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Committee Advances Bill Addressing Insurance Audits & Claims Payment for Health Care Providers During Pandemic

In an effort to ease the workload of health care providers during the ongoing pandemic and ensure reimbursement for services, Assembly Democrats Angelica Jimenez, Ralph Caputo and Herb Conaway sponsor a bill to limit some of the administrative tasks usually required by health insurance companies and guarantee payment of certain medical claims. The Assembly Financial Institutions and Insurance Committee advanced the legislation Thursday.

Under the bill (A-4005), the New Jersey Commissioner of Health would be required to suspend Medicaid audits and audit-related activities during the current public health emergency and for 90 days after its conclusion. The Commissioner would then be permitted to further suspend audits in increments of 30 days.

As such, Medicaid would not be permitted to audit providers – except in the case of federally-required audits – on medical necessity of services, level of care, diagnostic coding and utilization management. The purpose of this would be to make it easier for hospital employees dealing with COVID-19 cases to provide care to their patients without needing to set aside time for administrative paperwork and audits normally required by health insurers.

“Although our state has seen a decrease in the number of COVID-19 hospitalizations over the past few weeks, healthcare providers are still busy caring for these patients and taking extra precautions to keep everyone safe,” said Assemblywoman Jimenez (D-Bergen, Hudson). “Unfortunately, there’s also the possibility of hospitalizations going back up as more activity resumes and residents go out into their communities again. Now is not the time to burden hardworking healthcare professionals with extra paperwork and audits as they handle an ongoing pandemic.”

The bill would also require the New Jersey Commissioner of Banking and Insurance to suspend the filing of retroactive reviews of health care provider claims based on medical necessity, level of care, diagnostic coding or utilization management during the same time period, with the ability to then continue suspending reviews in 30 day increments.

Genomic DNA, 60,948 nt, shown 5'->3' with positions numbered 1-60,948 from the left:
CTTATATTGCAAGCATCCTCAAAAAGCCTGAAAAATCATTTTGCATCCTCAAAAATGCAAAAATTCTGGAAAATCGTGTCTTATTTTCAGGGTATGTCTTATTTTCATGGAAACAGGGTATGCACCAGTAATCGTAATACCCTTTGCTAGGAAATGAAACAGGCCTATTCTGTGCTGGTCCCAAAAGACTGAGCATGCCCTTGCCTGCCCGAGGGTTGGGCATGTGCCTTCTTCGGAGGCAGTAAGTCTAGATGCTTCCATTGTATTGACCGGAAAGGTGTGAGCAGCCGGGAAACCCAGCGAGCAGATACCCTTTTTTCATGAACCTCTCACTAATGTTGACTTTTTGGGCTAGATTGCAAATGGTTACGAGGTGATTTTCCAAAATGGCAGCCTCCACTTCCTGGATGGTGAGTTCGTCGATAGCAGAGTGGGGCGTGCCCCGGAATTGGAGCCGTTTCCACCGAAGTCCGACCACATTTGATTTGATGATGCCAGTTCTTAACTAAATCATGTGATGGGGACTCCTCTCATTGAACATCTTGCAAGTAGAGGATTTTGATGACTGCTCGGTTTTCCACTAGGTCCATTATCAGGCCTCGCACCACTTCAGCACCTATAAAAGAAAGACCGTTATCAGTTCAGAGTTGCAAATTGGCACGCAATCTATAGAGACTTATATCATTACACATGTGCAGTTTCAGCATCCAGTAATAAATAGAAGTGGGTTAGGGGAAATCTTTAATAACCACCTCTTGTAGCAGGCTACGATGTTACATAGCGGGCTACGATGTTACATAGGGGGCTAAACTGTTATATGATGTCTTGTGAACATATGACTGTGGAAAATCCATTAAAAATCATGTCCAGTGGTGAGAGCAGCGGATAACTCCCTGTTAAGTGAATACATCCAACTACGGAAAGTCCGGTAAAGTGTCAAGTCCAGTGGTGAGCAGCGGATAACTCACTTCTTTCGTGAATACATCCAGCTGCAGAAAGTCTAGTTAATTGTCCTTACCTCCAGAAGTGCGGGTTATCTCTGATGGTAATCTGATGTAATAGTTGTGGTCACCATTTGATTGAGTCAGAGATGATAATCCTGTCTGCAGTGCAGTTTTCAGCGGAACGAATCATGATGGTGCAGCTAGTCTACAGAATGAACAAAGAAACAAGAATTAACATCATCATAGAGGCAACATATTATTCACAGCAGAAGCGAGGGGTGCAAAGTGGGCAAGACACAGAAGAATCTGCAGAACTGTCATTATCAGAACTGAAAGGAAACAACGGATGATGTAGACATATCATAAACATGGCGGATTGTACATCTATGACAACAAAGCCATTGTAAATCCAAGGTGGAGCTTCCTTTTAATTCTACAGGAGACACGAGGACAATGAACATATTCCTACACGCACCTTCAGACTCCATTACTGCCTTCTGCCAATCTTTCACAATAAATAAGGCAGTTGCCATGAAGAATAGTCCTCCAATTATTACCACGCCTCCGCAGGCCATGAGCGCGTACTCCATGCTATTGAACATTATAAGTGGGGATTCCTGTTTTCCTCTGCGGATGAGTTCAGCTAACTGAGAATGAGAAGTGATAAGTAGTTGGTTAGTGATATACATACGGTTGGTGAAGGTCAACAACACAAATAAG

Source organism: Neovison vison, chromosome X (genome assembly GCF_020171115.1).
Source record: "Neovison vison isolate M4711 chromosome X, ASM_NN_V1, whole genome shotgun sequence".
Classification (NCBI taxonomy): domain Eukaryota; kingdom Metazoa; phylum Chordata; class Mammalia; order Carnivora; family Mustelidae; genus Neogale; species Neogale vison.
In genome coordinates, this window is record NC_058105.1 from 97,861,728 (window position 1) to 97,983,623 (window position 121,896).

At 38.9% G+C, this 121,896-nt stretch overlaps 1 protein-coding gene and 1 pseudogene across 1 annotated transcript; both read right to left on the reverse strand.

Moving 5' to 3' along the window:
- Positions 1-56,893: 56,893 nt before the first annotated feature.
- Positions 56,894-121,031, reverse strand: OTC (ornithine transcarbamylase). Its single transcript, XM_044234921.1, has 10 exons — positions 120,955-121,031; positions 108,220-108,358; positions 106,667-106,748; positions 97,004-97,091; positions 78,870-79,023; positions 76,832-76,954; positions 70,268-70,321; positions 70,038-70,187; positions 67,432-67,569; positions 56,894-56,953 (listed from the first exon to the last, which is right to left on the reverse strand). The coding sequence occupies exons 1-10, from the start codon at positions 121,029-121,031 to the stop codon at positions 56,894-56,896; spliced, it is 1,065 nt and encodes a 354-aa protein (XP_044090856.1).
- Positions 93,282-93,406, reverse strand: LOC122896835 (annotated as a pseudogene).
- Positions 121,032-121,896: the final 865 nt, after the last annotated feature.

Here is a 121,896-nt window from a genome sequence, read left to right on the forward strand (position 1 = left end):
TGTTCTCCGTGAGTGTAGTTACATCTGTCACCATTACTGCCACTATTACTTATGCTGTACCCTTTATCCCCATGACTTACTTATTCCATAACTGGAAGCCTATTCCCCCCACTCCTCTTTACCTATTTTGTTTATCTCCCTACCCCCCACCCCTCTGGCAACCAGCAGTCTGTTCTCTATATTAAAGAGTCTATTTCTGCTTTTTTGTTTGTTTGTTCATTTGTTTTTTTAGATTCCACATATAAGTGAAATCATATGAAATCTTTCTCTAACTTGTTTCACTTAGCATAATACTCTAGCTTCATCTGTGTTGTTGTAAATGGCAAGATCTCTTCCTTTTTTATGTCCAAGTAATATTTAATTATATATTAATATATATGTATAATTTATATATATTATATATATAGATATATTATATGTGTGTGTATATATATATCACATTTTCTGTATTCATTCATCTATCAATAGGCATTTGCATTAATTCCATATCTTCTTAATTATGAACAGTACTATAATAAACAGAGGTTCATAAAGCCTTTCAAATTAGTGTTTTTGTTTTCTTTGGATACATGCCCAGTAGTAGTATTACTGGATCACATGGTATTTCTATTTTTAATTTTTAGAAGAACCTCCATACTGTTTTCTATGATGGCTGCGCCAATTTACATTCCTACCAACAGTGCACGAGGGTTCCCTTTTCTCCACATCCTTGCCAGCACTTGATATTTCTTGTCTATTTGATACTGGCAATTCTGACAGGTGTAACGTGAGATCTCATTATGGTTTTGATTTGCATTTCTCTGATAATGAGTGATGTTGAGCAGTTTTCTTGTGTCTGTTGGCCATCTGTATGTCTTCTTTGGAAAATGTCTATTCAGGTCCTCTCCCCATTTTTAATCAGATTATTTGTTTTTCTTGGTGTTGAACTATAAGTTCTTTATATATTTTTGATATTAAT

Once reviews resume, health insurers would not be permitted to retroactively deny claims for medically necessary services related to COVID-19 that were provided during the public health emergency, including emergency room and inpatient hospital care. Insurers would also have to take into consideration the extraordinary circumstances during the emergency and make sure that any required paperwork for reviews is reasonable.

“Not only do we need to limit excessive administrative work for busy healthcare providers in the midst of a public health crisis, but we also need to limit concerns over medical claims being denied,” said Assemblyman Caputo (D-Essex). “Patients and their doctors should not have to worry about being on the hook for expensive treatments that were needed to not only save the patient’s life, but help prevent any further spread of a deadly, contagious virus in our state.”

The bill’s stipulations would not apply in the case of fraud or egregious billing practices.

“Healthcare providers throughout New Jersey continue to put everything on the line to save the lives of countless residents during this pandemic,” said Assemblyman Conaway (D-Burlington). “Denying claims on the basis of medical necessity ignores the turbulent environment hospital employees face as they make decisions on behalf of patients. Medical professionals are doing the best they can to help their patients and must be compensated for the critical services they provide during an uncertain, chaotic time.”

The legislation will now head to the Speaker for further review.